Despite some late heroics in the NCAA Tournament to get the Temple Owls out of the Round of 64 against Penn State, Juan Fernandez
took a major step back in his junior season. Fernandez's shooting percentage dropped across the board, including a staggering 12% from the three-point line in a similar number of attempts to the year before. This sizeable drop is interesting because Temple returned most of the important pieces from their 2009-10 team, and it did not appear that we can blame his inefficiency on a change in expectations or his role.
A knee injury
and a loss of confidence due to being cut from the Argentinean national team during the summer are typically the two main reasons offered, so it will be interesting to see how he bounces back this season.
At 6'4, Fernandez has very good size for the point guard position, but does not possess the type of athleticism that you look for in your prototypical NBA guard. He makes up for his lack of explosive athletic ability with an advanced feel for the game and a number of crafty moves that allow him to get his shot off against taller and longer players. He also does a good job of playing at different speeds which helps make up for his lack of explosiveness. How much that would translate to the NBA remains to be seen, but he clearly has a lot to offer as far as the college game is concerned.
Fernandez has a somewhat awkward release on his shot in part because of the fact that he often does not get his feet set properly underneath him when he is shooting, but also because of the variety of ways that he gets his shot off against more athletic defenders. Both of those factors limited his consistency last season, but didn't prevent him from shooting 45% from beyond the arc as a sophomore.
Despite his sometimes erratic shooting, Fernandez is adept at creating space nonetheless by thanks to his very versatile in-between game coming off of ball screens. He has a nice repertoire of pull-up jump shots and runners that he uses effectively and will even go all the way to the basket at times to keep the defense honest in guarding him. He hasn't been particularly efficient scoring inside the arc at any point in his career, though, never exceeding 40% from 2-point range at his peak, which is a very poor rate. He doesn't get to the free throw line at a high rate to compensate either.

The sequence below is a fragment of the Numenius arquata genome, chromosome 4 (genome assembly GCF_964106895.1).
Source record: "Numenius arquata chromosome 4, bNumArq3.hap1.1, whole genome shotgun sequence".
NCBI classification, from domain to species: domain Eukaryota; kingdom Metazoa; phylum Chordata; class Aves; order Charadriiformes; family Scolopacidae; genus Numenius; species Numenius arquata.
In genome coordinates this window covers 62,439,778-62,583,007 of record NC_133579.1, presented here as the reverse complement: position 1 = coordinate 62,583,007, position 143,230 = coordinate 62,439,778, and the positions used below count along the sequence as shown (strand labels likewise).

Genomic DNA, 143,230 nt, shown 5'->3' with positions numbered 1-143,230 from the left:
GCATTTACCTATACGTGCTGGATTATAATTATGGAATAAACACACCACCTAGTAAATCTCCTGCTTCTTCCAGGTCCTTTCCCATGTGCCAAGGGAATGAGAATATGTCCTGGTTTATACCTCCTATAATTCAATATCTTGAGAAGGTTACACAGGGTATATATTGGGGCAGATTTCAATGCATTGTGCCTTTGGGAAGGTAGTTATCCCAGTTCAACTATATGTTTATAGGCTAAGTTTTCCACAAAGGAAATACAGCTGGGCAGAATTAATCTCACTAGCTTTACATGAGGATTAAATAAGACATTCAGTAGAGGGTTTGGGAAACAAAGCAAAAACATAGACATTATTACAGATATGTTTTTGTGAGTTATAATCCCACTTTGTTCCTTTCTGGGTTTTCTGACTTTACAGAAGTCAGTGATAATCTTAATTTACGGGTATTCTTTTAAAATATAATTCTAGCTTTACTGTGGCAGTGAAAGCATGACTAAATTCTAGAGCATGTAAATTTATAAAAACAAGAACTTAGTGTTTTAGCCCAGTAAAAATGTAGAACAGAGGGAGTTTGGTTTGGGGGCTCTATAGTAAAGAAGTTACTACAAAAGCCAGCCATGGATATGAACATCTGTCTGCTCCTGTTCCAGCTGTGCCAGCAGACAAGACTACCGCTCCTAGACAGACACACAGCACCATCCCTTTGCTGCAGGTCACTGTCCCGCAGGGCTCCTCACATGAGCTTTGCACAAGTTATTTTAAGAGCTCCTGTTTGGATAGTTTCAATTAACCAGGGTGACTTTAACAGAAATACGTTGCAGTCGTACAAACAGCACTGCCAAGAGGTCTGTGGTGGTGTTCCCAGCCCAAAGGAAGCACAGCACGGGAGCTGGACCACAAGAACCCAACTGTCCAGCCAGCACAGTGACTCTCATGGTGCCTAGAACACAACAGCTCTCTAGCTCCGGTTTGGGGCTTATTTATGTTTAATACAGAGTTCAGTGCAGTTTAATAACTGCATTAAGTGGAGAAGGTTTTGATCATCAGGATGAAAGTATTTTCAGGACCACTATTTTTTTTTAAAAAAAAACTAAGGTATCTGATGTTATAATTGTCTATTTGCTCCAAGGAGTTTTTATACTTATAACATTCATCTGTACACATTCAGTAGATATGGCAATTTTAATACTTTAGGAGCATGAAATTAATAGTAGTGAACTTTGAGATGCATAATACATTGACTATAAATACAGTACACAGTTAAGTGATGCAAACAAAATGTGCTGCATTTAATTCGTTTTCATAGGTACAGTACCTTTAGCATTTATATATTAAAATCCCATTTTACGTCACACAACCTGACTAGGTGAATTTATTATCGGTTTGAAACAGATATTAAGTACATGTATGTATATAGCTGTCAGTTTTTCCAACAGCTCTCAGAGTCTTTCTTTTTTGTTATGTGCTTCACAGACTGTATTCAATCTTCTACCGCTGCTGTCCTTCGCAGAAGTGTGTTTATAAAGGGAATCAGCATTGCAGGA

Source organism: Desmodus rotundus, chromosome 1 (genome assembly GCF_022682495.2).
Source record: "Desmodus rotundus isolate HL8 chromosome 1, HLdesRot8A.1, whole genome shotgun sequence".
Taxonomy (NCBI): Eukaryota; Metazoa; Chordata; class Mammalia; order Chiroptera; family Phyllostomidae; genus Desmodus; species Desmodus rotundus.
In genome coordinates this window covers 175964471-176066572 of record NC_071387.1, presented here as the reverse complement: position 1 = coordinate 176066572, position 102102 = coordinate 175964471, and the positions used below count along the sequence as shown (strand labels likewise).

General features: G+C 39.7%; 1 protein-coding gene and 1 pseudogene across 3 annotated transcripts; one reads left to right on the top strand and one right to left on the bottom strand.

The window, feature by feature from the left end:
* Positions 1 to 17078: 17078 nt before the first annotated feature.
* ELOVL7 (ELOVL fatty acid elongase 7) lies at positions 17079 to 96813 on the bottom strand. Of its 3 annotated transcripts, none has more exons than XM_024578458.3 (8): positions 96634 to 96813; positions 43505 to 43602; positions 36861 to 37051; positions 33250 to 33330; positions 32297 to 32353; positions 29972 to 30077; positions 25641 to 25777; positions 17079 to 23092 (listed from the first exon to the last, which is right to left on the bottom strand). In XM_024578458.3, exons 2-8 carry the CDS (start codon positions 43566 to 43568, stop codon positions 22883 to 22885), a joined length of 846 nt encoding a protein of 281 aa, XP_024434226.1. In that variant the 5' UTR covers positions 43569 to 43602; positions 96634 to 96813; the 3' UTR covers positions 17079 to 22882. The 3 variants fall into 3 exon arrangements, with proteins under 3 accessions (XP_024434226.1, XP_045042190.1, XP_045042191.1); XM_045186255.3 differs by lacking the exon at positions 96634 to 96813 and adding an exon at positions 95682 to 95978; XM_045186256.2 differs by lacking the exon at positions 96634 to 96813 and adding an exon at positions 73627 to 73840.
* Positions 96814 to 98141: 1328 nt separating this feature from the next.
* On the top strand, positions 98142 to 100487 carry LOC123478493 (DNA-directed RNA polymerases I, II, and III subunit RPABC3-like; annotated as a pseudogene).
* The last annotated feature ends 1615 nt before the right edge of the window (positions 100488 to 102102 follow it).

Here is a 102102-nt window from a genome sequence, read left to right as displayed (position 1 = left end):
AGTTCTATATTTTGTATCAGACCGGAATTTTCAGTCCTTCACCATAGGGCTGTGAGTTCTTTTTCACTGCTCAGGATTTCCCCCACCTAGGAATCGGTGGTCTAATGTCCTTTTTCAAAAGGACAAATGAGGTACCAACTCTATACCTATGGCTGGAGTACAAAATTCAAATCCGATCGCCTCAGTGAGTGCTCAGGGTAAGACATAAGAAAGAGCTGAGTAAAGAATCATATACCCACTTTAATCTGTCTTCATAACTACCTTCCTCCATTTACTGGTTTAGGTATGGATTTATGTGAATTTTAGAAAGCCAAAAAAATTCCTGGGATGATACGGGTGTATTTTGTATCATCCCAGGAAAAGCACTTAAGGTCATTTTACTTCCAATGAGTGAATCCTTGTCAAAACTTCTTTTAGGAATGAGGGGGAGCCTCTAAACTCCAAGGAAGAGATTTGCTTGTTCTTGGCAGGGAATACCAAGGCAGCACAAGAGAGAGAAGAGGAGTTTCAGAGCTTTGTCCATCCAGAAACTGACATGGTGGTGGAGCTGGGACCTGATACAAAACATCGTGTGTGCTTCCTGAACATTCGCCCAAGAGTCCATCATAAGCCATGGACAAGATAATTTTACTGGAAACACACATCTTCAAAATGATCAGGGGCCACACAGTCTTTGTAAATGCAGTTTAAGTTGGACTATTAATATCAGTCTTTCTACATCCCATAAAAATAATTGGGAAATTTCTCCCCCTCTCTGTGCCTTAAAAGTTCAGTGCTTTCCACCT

Fernandez is not the most traditional point guard, but he does show a very solid feel for the game. He is a very good passer off of the dribble, using ball screens and finding rollers, spot up shooters, and cutters through traffic in the lane. That being said, he only averaged 5.0 assists per 40 minutes pace adjusted which puts him behind many of the other point guard prospects in his class nationally, several of which are considered more scorer than distributor. His 1.83 assist-to-turnover is solid, but is improvable considering the pace Fernandez plays at.
Defensively, Fernandez will always be at a disadvantage considering his average athleticism, but is smart enough to know how to compensate. He lacks the strength and quickness to get through screens at times, which forces him to go underneath at give up open 16'-20' looks for the player he's guarding. He is smart though and does a good job playing angles and seeing openings that the offense tries to exploit and covering them up. He will never be considered a lock down defender, and certainly would struggle guarding the world class athletes that he would see at the next level, but like every other part of his game, he has developed ways to make up for his deficiencies.
Heading into his senior year, Fernandez has a lot of questions to answer that will give us a better picture of what level we will see him playing at in the future. The first of which will be about his drop off in his shooting in his junior year. If it is just a blip on the radar he may be able to prove that he is capable of developing into the type of player that can make up for his lack of athleticism by being able to spread the floor and play smart basketball.